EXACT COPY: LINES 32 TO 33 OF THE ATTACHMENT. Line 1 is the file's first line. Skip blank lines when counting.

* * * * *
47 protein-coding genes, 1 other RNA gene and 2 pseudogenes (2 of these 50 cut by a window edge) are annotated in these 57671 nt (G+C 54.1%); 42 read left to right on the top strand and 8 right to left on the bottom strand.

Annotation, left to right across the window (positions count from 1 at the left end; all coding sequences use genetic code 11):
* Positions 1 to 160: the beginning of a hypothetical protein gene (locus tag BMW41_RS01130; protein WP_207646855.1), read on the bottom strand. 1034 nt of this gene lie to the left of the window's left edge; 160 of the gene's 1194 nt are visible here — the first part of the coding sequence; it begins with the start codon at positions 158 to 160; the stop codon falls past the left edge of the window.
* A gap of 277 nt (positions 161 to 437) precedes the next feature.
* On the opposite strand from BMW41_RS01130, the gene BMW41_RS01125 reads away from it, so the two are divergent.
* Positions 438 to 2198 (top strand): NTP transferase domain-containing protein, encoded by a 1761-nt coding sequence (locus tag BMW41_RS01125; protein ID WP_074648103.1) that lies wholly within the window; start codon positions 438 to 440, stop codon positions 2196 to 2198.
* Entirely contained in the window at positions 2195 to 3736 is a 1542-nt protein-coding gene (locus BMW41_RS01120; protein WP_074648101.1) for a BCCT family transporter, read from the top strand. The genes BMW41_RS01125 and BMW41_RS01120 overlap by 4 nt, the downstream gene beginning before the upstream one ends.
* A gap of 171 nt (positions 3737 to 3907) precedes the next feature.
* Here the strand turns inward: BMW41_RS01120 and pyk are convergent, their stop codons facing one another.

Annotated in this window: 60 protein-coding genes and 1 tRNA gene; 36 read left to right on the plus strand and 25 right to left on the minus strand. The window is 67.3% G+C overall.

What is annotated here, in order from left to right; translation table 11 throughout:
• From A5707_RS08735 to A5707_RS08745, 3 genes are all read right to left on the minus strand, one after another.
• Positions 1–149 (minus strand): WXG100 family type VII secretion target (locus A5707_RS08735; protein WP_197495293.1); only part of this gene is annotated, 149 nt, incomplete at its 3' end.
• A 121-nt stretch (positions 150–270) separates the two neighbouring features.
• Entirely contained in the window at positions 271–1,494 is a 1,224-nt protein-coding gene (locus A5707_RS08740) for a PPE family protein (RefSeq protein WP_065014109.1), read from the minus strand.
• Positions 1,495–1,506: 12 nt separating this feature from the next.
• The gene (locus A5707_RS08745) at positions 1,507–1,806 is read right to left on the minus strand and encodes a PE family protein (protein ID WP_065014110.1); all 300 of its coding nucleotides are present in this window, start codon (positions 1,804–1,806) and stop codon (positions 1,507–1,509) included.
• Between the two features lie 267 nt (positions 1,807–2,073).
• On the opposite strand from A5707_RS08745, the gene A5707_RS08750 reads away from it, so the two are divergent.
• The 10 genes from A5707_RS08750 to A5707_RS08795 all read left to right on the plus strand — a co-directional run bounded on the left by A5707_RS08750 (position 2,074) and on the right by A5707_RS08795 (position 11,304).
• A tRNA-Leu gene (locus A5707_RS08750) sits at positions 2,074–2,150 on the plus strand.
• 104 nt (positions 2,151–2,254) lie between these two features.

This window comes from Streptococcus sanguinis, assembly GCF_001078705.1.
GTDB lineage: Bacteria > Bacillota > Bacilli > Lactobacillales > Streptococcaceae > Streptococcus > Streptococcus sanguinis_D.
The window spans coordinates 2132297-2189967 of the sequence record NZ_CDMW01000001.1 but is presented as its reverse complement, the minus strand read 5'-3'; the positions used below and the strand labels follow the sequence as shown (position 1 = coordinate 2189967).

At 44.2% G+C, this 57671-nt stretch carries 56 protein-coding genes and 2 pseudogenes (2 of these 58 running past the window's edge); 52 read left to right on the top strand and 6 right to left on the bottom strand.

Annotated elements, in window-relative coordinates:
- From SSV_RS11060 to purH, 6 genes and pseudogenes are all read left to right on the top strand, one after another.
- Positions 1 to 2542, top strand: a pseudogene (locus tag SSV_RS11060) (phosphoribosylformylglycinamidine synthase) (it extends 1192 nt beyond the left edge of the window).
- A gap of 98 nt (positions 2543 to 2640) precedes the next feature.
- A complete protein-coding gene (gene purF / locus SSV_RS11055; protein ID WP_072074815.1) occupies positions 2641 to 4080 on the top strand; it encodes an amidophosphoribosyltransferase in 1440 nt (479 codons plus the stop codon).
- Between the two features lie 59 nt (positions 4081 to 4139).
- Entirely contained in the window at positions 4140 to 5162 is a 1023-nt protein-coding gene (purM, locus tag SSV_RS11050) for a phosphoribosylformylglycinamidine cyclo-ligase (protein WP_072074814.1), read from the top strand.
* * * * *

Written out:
- Between the two features lie 59 nt (positions 4081 to 4139).
- Entirely contained in the window at positions 4140 to 5162 is a 1023-nt protein-coding gene (purM, locus tag SSV_RS11050) for a phosphoribosylformylglycinamidine cyclo-ligase (protein WP_072074814.1), read from the top strand.